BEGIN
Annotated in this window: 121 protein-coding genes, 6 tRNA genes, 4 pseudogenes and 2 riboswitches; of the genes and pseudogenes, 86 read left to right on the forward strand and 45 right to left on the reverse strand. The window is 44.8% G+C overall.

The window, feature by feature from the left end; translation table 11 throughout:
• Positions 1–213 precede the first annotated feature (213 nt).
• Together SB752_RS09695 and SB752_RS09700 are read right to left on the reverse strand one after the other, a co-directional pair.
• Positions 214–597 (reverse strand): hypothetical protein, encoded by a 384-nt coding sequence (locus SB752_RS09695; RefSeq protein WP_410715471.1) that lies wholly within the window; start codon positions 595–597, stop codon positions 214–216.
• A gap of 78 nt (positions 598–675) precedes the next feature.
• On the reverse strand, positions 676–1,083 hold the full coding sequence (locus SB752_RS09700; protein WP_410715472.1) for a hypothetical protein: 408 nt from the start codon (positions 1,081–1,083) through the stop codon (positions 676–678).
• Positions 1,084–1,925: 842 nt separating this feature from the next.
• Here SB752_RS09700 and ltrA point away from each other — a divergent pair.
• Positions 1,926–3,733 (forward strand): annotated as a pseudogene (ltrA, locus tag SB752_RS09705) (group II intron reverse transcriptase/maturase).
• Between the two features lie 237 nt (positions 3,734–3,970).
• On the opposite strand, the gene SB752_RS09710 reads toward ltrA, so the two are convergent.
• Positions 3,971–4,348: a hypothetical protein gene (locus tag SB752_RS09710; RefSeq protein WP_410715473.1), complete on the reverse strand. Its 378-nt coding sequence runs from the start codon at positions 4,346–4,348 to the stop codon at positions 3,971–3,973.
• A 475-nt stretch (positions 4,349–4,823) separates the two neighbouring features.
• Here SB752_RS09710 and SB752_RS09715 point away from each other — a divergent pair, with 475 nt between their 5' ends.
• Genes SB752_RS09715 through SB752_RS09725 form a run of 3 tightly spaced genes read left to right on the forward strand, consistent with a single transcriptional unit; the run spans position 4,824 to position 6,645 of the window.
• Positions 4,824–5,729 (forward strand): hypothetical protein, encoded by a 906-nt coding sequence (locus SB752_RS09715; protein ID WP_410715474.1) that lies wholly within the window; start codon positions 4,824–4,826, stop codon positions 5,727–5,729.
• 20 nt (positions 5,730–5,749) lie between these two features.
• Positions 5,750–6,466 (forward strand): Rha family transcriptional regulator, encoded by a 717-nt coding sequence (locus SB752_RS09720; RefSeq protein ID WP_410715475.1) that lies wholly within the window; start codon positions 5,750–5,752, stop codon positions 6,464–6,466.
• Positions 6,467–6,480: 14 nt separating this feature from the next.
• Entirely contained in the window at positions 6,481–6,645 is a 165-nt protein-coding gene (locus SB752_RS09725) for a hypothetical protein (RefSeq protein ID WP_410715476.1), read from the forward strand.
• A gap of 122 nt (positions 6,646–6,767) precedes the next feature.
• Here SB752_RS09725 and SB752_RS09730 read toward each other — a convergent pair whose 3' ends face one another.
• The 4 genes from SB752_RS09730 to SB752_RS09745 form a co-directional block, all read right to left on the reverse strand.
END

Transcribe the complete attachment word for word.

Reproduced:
Annotated in this window: 121 protein-coding genes, 6 tRNA genes, 4 pseudogenes and 2 riboswitches; of the genes and pseudogenes, 86 read left to right on the forward strand and 45 right to left on the reverse strand. The window is 44.8% G+C overall.

The window, feature by feature from the left end; translation table 11 throughout:
• Positions 1–213 precede the first annotated feature (213 nt).
• Together SB752_RS09695 and SB752_RS09700 are read right to left on the reverse strand one after the other, a co-directional pair.
• Positions 214–597 (reverse strand): hypothetical protein, encoded by a 384-nt coding sequence (locus SB752_RS09695; RefSeq protein WP_410715471.1) that lies wholly within the window; start codon positions 595–597, stop codon positions 214–216.
• A gap of 78 nt (positions 598–675) precedes the next feature.
• On the reverse strand, positions 676–1,083 hold the full coding sequence (locus SB752_RS09700; protein WP_410715472.1) for a hypothetical protein: 408 nt from the start codon (positions 1,081–1,083) through the stop codon (positions 676–678).
• Positions 1,084–1,925: 842 nt separating this feature from the next.
• Here SB752_RS09700 and ltrA point away from each other — a divergent pair.
• Positions 1,926–3,733 (forward strand): annotated as a pseudogene (ltrA, locus tag SB752_RS09705) (group II intron reverse transcriptase/maturase).
• Between the two features lie 237 nt (positions 3,734–3,970).
• On the opposite strand, the gene SB752_RS09710 reads toward ltrA, so the two are convergent.
• Positions 3,971–4,348: a hypothetical protein gene (locus tag SB752_RS09710; RefSeq protein WP_410715473.1), complete on the reverse strand. Its 378-nt coding sequence runs from the start codon at positions 4,346–4,348 to the stop codon at positions 3,971–3,973.
• A 475-nt stretch (positions 4,349–4,823) separates the two neighbouring features.
• Here SB752_RS09710 and SB752_RS09715 point away from each other — a divergent pair, with 475 nt between their 5' ends.
• Genes SB752_RS09715 through SB752_RS09725 form a run of 3 tightly spaced genes read left to right on the forward strand, consistent with a single transcriptional unit; the run spans position 4,824 to position 6,645 of the window.
• Positions 4,824–5,729 (forward strand): hypothetical protein, encoded by a 906-nt coding sequence (locus SB752_RS09715; protein ID WP_410715474.1) that lies wholly within the window; start codon positions 4,824–4,826, stop codon positions 5,727–5,729.
• 20 nt (positions 5,730–5,749) lie between these two features.
• Positions 5,750–6,466 (forward strand): Rha family transcriptional regulator, encoded by a 717-nt coding sequence (locus SB752_RS09720; RefSeq protein ID WP_410715475.1) that lies wholly within the window; start codon positions 5,750–5,752, stop codon positions 6,464–6,466.
• Positions 6,467–6,480: 14 nt separating this feature from the next.
• Entirely contained in the window at positions 6,481–6,645 is a 165-nt protein-coding gene (locus SB752_RS09725) for a hypothetical protein (RefSeq protein ID WP_410715476.1), read from the forward strand.
• A gap of 122 nt (positions 6,646–6,767) precedes the next feature.
• Here SB752_RS09725 and SB752_RS09730 read toward each other — a convergent pair whose 3' ends face one another.
• The 4 genes from SB752_RS09730 to SB752_RS09745 form a co-directional block, all read right to left on the reverse strand.